Building a Drainage Ditch
Build your own drainage ditch as a quick, economic solution to combat water buildup on your property. While a ditch won’t stop the water from attempting to collect, it will allow it to quickly drain away, flowing downhill to a stream, street drain, storm sewer, or pond. You can plant flowers or other vegetation along the edges of your ditch to conceal it and make it more appealing as well.
Before You Dig
Before investing the time and effort in digging your ditch, ask yourself these questions. You may save some time, effort, and money.
Where is the water on your property coming from? Is it standing rainwater? Is the water flowing onto the property from a stream or uphill construction or a neighbor’s property? Is there an underground stream or new road or building that has changed the configuration of the land above your property? If so, the owner of that property is responsible for correcting the flooding, not you.
Since water flows downhill if the flooding is a recent event check to see if something is preventing the water from draining. Are existing drains clogged or backed up with debris?
If existing drainage isn’t a problem and a ditch is necessary, determine how much water must be controlled and how wide a ditch you’ll need to dig. Look at the slope and see what kind of ditch you’ll need. A steep slope will have to have small breaks or diversions to slow down the rush of water and prevent erosion. A gentler slope won’t need the breaks but may need to have a deeper drop along the slope to ensure the water does drain as it’s supposed to.
Choose Your Path
Determine where the downhill edge of your water problem is and the lay of your land so you know where to put your drainage ditch. Try to plot a ditch that follows the natural downhill flow.
Clear the Ground
Clear away the rocks, stumps, and vegetation in the path of your planned ditch. If you’re removing topsoil, save it for any vegetation you may plant along the ditch afterward, or put it in your garden.
Break ground with either a shovel or a trench digger. The depth will depend on how much water you need to funnel away. However deep you dig, remember the width of the trench should be greater than the depth. You want a gentle slope from the edges of the trench to the center. You don’t want a deep, steep ditch, but a shallow, sloping one instead.
Add Crushed Rock
Fill the bottom of the trench with large crushed rock, setting field stones or larger flat stones into the sides to help shape and support it.
This ditch should solve your problems with standing water near your home. If not, you might need to reevaluate the source or modify your trench.
Why do you need to build a drainage trench around a home’s foundations?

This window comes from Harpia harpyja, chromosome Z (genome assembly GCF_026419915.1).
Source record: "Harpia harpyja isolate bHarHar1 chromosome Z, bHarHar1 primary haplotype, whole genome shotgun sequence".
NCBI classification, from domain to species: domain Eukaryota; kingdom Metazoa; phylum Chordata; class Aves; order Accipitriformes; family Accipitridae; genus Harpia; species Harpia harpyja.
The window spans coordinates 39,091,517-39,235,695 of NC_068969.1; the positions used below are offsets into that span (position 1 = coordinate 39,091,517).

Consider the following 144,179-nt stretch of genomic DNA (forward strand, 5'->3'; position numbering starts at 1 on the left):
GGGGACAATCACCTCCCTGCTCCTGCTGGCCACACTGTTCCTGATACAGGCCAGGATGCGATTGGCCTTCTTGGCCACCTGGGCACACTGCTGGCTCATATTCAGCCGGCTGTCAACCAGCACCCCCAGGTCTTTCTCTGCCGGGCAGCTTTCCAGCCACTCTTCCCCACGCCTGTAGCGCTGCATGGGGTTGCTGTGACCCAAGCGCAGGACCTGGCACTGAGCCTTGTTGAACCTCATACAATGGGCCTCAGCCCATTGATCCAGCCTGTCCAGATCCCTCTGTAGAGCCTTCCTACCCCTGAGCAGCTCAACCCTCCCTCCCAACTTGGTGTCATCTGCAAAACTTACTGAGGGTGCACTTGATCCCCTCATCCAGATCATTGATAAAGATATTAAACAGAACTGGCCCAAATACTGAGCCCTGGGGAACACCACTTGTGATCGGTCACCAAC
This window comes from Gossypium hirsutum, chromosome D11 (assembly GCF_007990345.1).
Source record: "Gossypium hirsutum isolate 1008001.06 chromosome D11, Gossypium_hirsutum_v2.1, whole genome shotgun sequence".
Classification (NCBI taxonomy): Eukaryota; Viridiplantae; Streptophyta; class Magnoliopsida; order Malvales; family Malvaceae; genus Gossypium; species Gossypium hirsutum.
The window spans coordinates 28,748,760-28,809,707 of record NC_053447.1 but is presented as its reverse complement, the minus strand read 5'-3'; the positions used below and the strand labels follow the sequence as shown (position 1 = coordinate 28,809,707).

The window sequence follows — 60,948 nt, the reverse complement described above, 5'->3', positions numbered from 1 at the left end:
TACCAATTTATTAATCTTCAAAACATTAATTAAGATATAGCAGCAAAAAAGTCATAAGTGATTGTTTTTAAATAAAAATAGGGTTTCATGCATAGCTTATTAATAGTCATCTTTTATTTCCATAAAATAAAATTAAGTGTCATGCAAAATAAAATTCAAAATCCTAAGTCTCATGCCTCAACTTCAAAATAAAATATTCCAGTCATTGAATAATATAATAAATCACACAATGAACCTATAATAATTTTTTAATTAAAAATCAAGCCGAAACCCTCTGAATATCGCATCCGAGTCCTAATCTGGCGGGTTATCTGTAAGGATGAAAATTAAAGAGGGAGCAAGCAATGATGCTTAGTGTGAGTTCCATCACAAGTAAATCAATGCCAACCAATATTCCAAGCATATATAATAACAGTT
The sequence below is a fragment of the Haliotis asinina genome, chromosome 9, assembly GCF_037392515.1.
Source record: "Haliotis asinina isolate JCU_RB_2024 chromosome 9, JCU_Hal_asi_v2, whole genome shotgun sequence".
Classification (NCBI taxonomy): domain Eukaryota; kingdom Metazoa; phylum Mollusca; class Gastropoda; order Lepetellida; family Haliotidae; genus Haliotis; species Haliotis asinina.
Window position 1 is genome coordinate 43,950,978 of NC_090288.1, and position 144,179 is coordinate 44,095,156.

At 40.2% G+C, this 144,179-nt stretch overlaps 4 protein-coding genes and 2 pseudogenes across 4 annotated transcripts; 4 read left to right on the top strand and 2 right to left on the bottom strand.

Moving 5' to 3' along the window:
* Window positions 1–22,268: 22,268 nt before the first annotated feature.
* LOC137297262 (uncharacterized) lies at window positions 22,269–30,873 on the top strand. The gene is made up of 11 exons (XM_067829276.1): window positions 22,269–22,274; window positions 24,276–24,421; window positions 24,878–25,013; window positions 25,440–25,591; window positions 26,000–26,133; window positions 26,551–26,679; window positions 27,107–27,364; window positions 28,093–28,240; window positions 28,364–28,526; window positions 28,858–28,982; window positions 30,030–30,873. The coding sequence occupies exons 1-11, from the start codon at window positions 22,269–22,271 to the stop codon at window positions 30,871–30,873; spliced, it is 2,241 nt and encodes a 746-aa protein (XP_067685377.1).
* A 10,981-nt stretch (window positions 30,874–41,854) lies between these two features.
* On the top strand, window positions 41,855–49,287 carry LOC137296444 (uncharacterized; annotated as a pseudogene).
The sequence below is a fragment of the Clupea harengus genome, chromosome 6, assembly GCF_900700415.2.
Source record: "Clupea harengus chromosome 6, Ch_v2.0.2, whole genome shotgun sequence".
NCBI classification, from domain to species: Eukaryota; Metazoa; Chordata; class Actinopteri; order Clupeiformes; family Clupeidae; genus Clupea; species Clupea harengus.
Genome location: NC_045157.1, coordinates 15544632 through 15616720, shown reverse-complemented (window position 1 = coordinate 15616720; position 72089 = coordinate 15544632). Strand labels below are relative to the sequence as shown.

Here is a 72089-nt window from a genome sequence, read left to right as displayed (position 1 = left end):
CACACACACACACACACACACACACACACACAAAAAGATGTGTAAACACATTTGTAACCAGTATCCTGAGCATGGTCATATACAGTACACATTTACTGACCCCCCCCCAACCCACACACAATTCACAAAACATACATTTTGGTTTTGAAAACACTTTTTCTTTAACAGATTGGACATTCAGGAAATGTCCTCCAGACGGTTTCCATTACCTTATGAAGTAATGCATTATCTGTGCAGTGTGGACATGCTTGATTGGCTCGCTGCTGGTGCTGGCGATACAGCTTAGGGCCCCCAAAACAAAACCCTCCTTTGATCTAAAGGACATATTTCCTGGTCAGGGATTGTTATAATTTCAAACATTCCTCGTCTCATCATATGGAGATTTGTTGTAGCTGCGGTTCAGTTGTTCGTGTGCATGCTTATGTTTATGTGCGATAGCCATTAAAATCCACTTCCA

If you are building or renovating, it is safe to say you’ll want to make sure the foundations of your home are strong and remain that way for a considerable length of time.
One of the easiest ways to do that is to construct a drainage trench when you put the foundations in. To do this you will need to organise an excavator to do the hard yards for you.
Without an adequate drainage system, water can soak into the soil around the outside of your foundation, moving under footings and causing the building to move or settle.
This can lead to long-term problems with structural integrity as wood can rot, doors and windows can stick and stairs may even rise and fall as a result.
Here is a rough guide to the different types of drainage trenches to consider.
Foundation French Drain System
This kind of system involves trenches filled with gravel surrounding a perforated drain pipe. In order to increase efficacy, either the entire trench or just the pipe itself is usually covered in filter fabric. It is used to stop soil from washing into the stones and plugging up the drain.
The trench is then hidden with a layer of grass. These are generally used in wetter areas as they are good at collecting the water that often accumulates in marshy or boggy areas and moving it away from foundations.
One mistake that often trips up DIYers is installing spouts. While this might seem like a great idea, it can actually create such a strong flow of water that the drains fill up and push water back into the ground.
Rubble Trench Foundation
This kind of trench is a continuous footer located around the entirety of the structural perimeter. It is usually dug as deep as the ground’s freezing point in winter and then filled with stone and often topped off with a grade beam.
The Earthen walls of the Middle East and Africa featured rubble trenches, proving this idea has been around for many years. Those trenches were built on shallow ditches and filled with loose rock.
Rubble trenches are unique because they provide both water drainage as well as a low cost foundation system – may older structures featuring this kind of trench are still standing strong today to tell the story.
Rigid drain pipe might be a better choice for this kind of drain because it is easier to establish and is one way to avoid the creation of any low spots where sediment could accumulate.